By GAIL LOWE
Wakefield had good reason to celebrate the Linden Tree Coffehouse’s 30th birthday this past Saturday night and it did — with this season’s finale. The concert was held on May 30, an appropriate date, considering that the Coffeehouse is now 30 years old, not to mention that it also coincided with Liz Freeman’s birthday.
Freeman handles the bulk of organizing and booking the shows and to show appreciation for all her volunteer work she was presented a photo collage of musicians who have performed at Linden Tree over the years. At the top of the collage right in the center there’s a photo of Freeman herself. Musician and artist Joe Crookston, who sang and played guitar and fiddle Saturday night, also presented her with a whimsical painting he created just for her.
Freeman said that as the 30th season drew closer, she hoped for an all-day festival but that did not happen. Instead, Saturday night’s concert was shortened to about four hours. But in those few hours a line-up of musicians wowed the audience.
Banjo players Ed Britt and Don Borchalt kicked off the festival with a little joke:
“Do you all know the difference between a banjo and Harley Davidson motorcycle?” Borchalt asked the audience.
When there was no response, he gave the answer: “You can tune a Harley.”
From that point, Britt and Borchalt, both fixtures at the Wakefield and Melrose farmers markets and other Greater Boston venues, claw-hammered and picked a half dozen old-time music straight from southern Appalachia with French Canadian and Yankee tunes thrown in. Images of barn raisings, kitchen parties and moonshine came to mind.
One tune titled “The Wounded Hoosier” was from the repertoire of North Carolina fiddler Marcus Martin. It was a song, Britt said, that he learned from his grandfather.
Next up were Gail Rundlett on dulcimer and Seth Connolly on guitar. Rundlett, also a seasoned performer, started out with a few original songs, including “Thank You” and “Heart of a Believer.”
Rundlett’s lyrics spoke of job layoffs and old lovers, topics most everyone can relate to.
It was the audience’s good fortune that Freeman met and befriended Joe Crookston at a folk festival in New Bedford.
“It was love at first listen and love at first sight,” Freeman said about the man and his music while introducing Crookston. Their admiration for each other was apparent.
“Liz and the volunteers (at Linden Tree) are the story under the news story,” he said.
For about an hour, Crookston gave a dazzling musical performance and shared homespun tales about his childhood and family.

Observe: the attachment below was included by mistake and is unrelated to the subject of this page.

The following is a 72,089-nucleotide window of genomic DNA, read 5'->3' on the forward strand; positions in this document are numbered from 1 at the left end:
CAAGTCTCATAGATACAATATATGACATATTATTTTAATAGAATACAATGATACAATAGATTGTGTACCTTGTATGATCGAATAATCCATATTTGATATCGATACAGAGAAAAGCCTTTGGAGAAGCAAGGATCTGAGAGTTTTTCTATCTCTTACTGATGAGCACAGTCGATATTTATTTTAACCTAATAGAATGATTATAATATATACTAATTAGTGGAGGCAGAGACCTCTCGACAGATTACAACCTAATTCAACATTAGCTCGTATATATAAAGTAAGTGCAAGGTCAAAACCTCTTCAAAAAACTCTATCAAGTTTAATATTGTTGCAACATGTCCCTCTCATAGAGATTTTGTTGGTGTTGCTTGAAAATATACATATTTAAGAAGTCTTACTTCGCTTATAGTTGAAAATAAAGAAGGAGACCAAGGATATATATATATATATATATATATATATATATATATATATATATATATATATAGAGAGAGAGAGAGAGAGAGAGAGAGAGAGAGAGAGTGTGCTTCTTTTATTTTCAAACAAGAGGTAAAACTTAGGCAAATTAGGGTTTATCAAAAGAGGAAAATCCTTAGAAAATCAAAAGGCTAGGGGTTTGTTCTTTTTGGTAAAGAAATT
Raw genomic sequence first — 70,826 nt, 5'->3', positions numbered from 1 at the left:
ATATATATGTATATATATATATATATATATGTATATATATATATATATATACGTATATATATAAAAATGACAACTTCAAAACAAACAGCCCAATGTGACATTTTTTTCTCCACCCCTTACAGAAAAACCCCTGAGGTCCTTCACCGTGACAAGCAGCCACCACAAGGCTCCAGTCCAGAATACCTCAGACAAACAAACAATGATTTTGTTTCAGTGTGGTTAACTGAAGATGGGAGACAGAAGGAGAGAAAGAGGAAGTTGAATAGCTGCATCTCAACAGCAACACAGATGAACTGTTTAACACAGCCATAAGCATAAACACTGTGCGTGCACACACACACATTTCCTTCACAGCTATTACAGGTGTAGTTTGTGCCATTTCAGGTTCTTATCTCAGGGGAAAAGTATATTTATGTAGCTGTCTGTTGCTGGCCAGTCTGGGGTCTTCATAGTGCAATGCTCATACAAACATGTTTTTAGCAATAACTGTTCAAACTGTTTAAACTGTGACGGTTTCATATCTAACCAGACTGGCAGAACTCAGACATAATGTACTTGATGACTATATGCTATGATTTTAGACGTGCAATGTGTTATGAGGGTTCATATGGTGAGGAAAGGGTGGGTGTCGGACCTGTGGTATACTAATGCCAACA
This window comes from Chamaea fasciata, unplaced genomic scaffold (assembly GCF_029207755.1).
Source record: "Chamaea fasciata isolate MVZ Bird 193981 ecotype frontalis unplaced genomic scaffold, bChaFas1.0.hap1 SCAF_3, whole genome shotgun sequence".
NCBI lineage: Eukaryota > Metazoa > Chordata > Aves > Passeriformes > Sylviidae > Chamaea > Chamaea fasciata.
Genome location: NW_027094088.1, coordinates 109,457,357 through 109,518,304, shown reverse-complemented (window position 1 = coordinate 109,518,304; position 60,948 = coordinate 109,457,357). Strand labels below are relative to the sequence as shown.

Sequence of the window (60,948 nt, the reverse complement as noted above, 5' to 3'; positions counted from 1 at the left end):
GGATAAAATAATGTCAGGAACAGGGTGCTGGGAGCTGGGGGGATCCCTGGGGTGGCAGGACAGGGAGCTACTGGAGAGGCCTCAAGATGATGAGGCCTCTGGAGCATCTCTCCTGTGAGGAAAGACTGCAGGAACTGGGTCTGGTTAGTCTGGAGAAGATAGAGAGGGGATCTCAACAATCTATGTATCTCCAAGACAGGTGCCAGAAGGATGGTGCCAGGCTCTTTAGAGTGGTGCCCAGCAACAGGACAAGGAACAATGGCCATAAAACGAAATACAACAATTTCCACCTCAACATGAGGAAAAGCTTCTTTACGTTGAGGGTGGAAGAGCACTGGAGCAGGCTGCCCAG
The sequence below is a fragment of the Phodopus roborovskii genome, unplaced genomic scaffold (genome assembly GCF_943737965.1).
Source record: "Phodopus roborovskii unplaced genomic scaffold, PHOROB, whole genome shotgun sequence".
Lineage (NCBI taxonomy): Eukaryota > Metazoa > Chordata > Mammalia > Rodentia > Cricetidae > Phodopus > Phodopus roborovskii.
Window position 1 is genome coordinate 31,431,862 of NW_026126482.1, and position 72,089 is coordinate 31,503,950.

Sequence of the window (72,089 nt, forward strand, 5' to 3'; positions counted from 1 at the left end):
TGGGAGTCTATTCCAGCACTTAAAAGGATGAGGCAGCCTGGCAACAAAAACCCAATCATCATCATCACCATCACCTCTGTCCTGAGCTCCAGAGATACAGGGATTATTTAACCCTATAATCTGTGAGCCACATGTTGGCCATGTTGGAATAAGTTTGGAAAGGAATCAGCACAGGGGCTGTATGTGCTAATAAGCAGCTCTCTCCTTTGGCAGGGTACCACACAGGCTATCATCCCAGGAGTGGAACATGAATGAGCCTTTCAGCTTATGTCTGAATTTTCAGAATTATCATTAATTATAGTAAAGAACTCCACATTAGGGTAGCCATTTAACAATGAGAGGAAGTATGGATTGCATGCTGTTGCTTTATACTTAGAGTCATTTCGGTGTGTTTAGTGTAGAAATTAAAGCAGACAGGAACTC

What’s compelling about Crookston’s original lyrics is the humanity that lies within. He reaches into the depths of people’s souls to get them thinking about extending mercy when mercy isn’t due and finding silver linings when you think the linings are old and rusty.
As an example, Crookston told the story about the old Martin guitar his mother left him following her death 10 years ago.
“It was the worst sounding guitar I ever heard,” he said. “I put it in the closet then took it out six months later and gave it another try.”
A friend suggested he turn it into a slide guitar by adding a “nut extender” and that’s what he did. And to show his audience how wonderful that old Martin sounds now he played and sang “Texas Blues” by Bill Morrissey. Suddenly, the Martin took on a new persona.
Crookston went on to show what he could do with a fiddle and sang a thoughtful parable called “Darkling and the Bluebird Jubilee,” a conversation between two birds, one cynical, the other filled with hope.
In between his Saturday night song list, Crookston continued to tell stories and sang about his Schlitz-chugging, cigarette smoking grandfather who shared stories him stories about serving in the Seabees during WW II in the South Pacific and working on the Boeing B29 bomber, the Enola Gay. The aircraft went on to be the first to drop an atomic bomb on Japan.
The evening would not have been complete without a terrific offering from The Blunt Instruments, Linden Tree’s house band, including “Eight More Miles to Louisville,” “The Dutchman” and a favorite sea chanty titled “The Bonnie Ship The Diamond.”
The group includes Ed Britt (banjo), Bill Knott (guitar), Paul Harty (guitar, fiddle, harmonica and mandolin) and Jim Bradley (washboard).
Since 1985, the Linden Tree Coffeehouse has been located in the social hall of the Unitarian Universalist Church on Main Street, and about 12 acoustic music concerts featuring local and national singer-songwriters appear throughout the year. Concerts feature contemporary, traditional, bluegrass and blues.
Over the course of the evening, Freeman presented certificates of appreciation to a number of volunteers who keep the Linden Tree going. In addition to Freeman, they include Deb Feinn, Wendy Dennis, Steve Brandano, Frank Burke, Joe Spear, Ed Dee and Ed Britt, coordinating committee members; Michael Carpe, Jean Anderson, Deb Atkocius, Joyce North and Mary Furey, kitchen crew; Bob Tanner, photographer and Karen Gale, Sandy Frank, Cara Schwartz, Carolyn Peplar, Elaine Freeman, Allison Simcox, Doug Heath and Eric Reid.
Freeman also offered gratitude to the Daily Item for its support.
For a line-up of entertainment schedule for next season, visit www.lindentreecoffeehouse.org.